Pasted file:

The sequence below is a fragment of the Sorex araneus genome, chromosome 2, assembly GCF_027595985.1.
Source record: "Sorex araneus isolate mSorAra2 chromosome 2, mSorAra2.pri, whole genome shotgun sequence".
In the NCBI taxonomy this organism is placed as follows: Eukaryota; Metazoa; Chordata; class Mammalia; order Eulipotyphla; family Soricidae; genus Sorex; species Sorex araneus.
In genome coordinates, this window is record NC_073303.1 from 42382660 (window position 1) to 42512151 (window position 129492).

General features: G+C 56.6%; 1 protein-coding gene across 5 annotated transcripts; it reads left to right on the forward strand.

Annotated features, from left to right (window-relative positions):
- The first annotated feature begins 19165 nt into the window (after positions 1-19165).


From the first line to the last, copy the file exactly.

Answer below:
The sequence below is a fragment of the Sorex araneus genome, chromosome 2, assembly GCF_027595985.1.
Source record: "Sorex araneus isolate mSorAra2 chromosome 2, mSorAra2.pri, whole genome shotgun sequence".
In the NCBI taxonomy this organism is placed as follows: Eukaryota; Metazoa; Chordata; class Mammalia; order Eulipotyphla; family Soricidae; genus Sorex; species Sorex araneus.
In genome coordinates, this window is record NC_073303.1 from 42382660 (window position 1) to 42512151 (window position 129492).

General features: G+C 56.6%; 1 protein-coding gene across 5 annotated transcripts; it reads left to right on the forward strand.

Annotated features, from left to right (window-relative positions):
- The first annotated feature begins 19165 nt into the window (after positions 1-19165).